Japan Protests Chinese Gas Platforms in E. China Sea

Platform
Image courtesy Japanese Ministry of Foreign Affairs

By MarEx 2016-06-03 21:23:42

Japan's foreign ministry has lodged a formal diplomatic protest with China regarding the construction of natural gas drilling platforms near a disputed boundary in the East China Sea.

Foreign Minister Fumio Kishida said that the Chinese are building the facilities for the development of gas fields along the median line between the nation's coastlines; there is no fixed, negotiated EEZ boundary between Japanese and Chinese territorial waters. Japan claims the region at least up to the median line, while China asserts a claim based on the extent of its continental shelf.

Japan asserts that China now has more than a dozen gas development structures on the Chinese side of the median line, and as an EEZ has not yet been agreed, it is "regrettable that China is advancing unilateral development" in the area, the Japanese Ministry of Foreign Affairs said in a statement. It noted that China and Japan had agreed in 2008 to cooperate on development of the area's natural resources. 

Chart courtesy Japanese Ministry of Foreign Affairs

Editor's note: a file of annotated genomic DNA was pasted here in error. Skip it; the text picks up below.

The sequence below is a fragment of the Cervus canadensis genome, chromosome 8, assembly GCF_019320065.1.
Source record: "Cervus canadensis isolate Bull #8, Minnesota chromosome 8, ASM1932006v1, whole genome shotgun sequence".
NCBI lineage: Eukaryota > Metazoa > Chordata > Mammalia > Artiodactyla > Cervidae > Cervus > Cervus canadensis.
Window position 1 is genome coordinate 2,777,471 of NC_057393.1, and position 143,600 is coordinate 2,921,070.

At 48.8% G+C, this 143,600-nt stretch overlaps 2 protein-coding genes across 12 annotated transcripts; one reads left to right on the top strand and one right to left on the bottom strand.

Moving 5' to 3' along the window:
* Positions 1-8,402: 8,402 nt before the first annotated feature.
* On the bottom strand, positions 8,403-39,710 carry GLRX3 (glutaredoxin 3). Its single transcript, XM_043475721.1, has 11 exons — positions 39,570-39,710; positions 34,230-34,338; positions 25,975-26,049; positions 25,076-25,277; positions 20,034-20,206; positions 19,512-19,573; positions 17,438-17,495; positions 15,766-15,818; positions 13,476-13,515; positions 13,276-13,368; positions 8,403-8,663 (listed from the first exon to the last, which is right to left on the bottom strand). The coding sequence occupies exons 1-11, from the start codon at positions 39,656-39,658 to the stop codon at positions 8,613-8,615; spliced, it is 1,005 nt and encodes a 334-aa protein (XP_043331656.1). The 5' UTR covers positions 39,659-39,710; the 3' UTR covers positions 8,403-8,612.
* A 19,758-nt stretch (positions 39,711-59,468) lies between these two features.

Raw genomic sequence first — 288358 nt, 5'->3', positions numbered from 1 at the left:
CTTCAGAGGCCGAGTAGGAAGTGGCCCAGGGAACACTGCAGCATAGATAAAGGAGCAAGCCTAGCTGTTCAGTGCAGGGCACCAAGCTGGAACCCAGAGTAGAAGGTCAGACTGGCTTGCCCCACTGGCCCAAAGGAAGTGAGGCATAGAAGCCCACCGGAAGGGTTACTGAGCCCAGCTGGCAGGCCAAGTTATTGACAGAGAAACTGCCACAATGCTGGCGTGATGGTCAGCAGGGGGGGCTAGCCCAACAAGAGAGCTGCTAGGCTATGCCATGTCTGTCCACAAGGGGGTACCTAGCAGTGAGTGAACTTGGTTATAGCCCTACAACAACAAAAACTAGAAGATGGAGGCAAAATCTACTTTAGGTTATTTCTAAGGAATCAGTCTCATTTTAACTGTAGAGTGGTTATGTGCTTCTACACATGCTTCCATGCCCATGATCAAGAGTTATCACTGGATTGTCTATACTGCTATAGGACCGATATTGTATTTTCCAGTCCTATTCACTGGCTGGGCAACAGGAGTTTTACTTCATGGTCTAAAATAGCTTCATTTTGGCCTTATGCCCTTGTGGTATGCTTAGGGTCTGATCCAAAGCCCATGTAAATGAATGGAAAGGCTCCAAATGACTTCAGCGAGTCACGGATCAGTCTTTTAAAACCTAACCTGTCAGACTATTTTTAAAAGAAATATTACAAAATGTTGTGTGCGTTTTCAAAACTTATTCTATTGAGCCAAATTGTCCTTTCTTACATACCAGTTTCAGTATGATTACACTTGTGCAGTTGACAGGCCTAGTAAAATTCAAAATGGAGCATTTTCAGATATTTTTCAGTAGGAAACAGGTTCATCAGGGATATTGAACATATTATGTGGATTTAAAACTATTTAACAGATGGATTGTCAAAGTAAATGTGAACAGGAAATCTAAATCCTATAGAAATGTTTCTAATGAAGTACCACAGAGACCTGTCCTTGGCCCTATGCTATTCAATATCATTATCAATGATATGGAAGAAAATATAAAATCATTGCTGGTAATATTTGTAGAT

The East China Sea is a flash point for the two nations, which also contest ownership of the Senkaku (or Diaoyu) Islands, occupied by Japan but claimed by China. Japan recently activated a high-powered radar facility on Yonaguni at the far western end of its claims, 80 nm south of the Senkakus, drawing protests from the Chinese government. "The Diaoyu Islands are China's inherent territory. We are resolutely opposed to any provocative behavior by Japan aimed at Chinese territory," China's defense ministry said, and it defended its own naval, coast guard and air patrols in the area. China's government-backed civilian fishing fleet has also played a part in the dispute, as in China's claims in other Asian waters: in 2010, a Chinese fishing boat rammed a Japanese coast guard vessel off the islands, a major diplomatic incident.

The Senkakus are about 200 nm off Wenzhou, just northeast of Taiwan, and they form the basis for the southern end of Japan's maritime EEZ claims. The Chinese gas platforms discussed in Thursday's announcement are roughly 175 nm to the north of the island group.